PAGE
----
Born at Milan about 1519. He went to America in 1541 and successively visited the Antilles and the Isthmus, Guatemala, and the west coast of South America. He returned to Spain and thence to Italy, in 1556. Of his subsequent life nothing is known. Some hints in his book suggest that his main purpose in the New World was commerce, which he often had to carry on with difficulty as trading by foreigners in the Spanish colonies was not looked upon with favor by the Spaniards. Benzoni, while not unsuccessful in what he undertook, conceived an inveterate hatred of the Spanish people and Government and in return for the protection given him and for favors which he was compelled reluctantly to acknowledge, wrote and published a book of diatribes and accusations against Spain in America. It contains interesting details about the countries he visited, but abounds in errors and often in intentional misstatements. What Benzoni states about the Antilles is a clumsy rehash of Las Casas. His reports on the conquests of Mexico, and Peru bristle with errors.
The book of Benzoni "Historia del Mondo Nuovo" was published at Venice in 1565. He dedicated it to Pope Pius IV. It was at the time when the controversy concerning the treatment of the Indians was hottest, and a work, written by one who had just returned from the New World after a stay of fifteen years could not fail to attract attention. In writing it, no standard of criticism was applied; this was not in the spirit of the times. The ultra-philanthropists found Benzoni a welcome auxiliary, and foreign nations, all more or less leagued against Spain for the sake of supplanting its mastery of the Indies, eagerly adopted his extreme statements and sweeping accusations. Several editions were published in rapid succession; translations were made into English as well as into several other languages. Intrinsically, the book has small merit, except in as far as it presents and describes facts witnessed by the author. Even these are not always faithfully reported. It might be called a controversial document because of its violent partiality and hostility. It does not notice mitigating circumstances, and ignores what is good when it does not suit the author. Benzoni writes sometimes like a disappointed trader, and always as a man of limited education and very narrow views. His "Historia del Mondo Nuovo" (Venice, 1565) was reprinted in 1572, and translated into French by Eustace Vignon, 1579. Aside from the annotations which are often trivial and as partial as the book itself, the English translation, "History of the New World by Girolamo Benzoni" (London, 1857), by the Hakluyt Society, is certainly the best.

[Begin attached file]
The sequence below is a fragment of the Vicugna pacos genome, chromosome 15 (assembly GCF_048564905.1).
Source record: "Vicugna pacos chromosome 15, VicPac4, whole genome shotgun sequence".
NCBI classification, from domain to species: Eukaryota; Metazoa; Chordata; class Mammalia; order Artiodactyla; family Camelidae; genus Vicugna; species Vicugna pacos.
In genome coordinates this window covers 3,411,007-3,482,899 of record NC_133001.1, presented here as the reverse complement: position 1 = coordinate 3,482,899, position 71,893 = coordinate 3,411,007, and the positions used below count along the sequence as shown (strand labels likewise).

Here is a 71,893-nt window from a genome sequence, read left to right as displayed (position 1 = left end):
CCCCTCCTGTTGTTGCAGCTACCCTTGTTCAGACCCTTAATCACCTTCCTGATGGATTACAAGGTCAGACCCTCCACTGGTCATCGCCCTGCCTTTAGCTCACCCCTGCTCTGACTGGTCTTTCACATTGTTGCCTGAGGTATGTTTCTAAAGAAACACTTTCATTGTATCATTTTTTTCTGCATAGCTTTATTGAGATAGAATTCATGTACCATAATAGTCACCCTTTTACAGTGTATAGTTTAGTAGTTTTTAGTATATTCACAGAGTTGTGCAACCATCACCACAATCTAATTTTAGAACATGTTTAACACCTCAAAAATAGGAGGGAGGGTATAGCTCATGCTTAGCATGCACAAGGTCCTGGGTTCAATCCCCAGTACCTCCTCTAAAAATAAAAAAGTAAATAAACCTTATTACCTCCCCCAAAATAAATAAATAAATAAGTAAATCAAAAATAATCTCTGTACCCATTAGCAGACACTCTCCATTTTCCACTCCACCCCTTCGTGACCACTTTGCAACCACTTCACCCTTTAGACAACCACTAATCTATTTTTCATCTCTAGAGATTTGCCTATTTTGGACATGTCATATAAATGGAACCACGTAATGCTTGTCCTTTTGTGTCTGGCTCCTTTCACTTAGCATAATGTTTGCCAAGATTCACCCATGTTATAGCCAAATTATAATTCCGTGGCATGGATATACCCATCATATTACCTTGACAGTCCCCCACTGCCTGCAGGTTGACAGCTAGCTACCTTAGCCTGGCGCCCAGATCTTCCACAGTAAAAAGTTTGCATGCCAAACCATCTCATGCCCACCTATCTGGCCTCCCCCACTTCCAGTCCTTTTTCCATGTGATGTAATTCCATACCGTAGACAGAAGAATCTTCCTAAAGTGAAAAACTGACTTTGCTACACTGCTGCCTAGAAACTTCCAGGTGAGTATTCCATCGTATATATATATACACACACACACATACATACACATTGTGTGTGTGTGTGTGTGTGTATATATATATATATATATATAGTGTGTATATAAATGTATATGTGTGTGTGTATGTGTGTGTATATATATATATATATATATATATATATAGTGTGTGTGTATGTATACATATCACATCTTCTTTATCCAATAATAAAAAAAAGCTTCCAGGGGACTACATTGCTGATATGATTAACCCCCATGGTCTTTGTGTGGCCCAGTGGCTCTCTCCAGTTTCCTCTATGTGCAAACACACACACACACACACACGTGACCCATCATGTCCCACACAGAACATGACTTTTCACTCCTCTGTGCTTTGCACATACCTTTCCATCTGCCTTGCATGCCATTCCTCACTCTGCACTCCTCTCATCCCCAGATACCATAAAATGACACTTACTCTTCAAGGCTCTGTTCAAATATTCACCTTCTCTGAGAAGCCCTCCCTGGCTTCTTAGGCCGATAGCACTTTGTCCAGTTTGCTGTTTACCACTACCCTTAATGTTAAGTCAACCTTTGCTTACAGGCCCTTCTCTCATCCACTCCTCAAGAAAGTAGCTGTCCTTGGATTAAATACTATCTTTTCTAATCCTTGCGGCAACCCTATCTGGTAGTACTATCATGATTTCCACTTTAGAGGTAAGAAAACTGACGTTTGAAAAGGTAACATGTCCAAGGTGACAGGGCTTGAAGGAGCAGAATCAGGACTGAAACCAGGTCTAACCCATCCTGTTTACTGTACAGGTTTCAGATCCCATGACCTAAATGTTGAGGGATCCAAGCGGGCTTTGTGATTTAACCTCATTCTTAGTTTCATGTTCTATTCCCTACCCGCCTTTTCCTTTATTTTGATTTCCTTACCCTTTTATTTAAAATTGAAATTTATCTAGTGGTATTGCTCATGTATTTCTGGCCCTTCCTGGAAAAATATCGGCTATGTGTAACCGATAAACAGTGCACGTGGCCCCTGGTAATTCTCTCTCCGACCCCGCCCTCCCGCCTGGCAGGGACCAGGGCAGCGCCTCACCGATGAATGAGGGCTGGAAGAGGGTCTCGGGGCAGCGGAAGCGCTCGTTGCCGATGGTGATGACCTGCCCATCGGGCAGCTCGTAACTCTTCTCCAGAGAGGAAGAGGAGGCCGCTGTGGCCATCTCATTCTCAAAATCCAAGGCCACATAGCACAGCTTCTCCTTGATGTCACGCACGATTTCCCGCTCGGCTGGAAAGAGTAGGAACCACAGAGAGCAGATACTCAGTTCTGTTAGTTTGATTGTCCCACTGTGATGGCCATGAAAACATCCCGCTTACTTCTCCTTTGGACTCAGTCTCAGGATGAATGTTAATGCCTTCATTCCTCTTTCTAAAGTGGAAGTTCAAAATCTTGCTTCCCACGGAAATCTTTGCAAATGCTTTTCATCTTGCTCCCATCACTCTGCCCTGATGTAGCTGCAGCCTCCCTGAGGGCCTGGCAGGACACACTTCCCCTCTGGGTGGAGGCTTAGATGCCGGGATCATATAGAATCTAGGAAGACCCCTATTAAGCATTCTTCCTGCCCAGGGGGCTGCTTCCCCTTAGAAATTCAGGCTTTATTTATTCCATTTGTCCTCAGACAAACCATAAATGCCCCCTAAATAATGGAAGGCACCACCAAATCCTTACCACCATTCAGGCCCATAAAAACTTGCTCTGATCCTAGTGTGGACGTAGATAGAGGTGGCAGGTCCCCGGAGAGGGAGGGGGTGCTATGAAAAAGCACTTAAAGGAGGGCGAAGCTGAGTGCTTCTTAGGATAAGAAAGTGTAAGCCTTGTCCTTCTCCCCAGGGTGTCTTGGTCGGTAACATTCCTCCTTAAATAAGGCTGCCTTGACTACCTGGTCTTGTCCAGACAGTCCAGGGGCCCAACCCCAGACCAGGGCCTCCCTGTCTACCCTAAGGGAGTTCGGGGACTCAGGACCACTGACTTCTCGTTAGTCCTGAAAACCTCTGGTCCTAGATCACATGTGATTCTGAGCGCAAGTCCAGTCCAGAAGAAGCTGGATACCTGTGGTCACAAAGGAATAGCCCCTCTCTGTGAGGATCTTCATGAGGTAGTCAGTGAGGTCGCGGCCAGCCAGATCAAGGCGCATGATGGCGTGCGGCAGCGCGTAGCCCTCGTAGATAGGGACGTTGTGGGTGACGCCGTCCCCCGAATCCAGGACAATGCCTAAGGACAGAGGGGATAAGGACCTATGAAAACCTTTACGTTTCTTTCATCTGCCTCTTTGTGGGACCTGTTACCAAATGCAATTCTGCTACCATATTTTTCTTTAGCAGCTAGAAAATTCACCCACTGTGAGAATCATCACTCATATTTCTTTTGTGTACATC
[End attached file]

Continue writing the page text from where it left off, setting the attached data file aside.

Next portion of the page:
APA citation. (1907). Girolamo Benzoni. In The Catholic Encyclopedia. New York: Robert Appleton Company. http://www.newadvent.org/cathen/02484c.htm
MLA citation. "Girolamo Benzoni." The Catholic Encyclopedia. Vol. 2. New York: Robert Appleton Company, 1907. <http://www.newadvent.org/cathen/02484c.htm>.
Transcription. This article was transcribed for New Advent by Joseph E. O'Connor.
Ecclesiastical approbation. Nihil Obstat. 1907. Remy Lafort, S.T.D., Censor. Imprimatur. +John M. Farley, Archbishop of New York.
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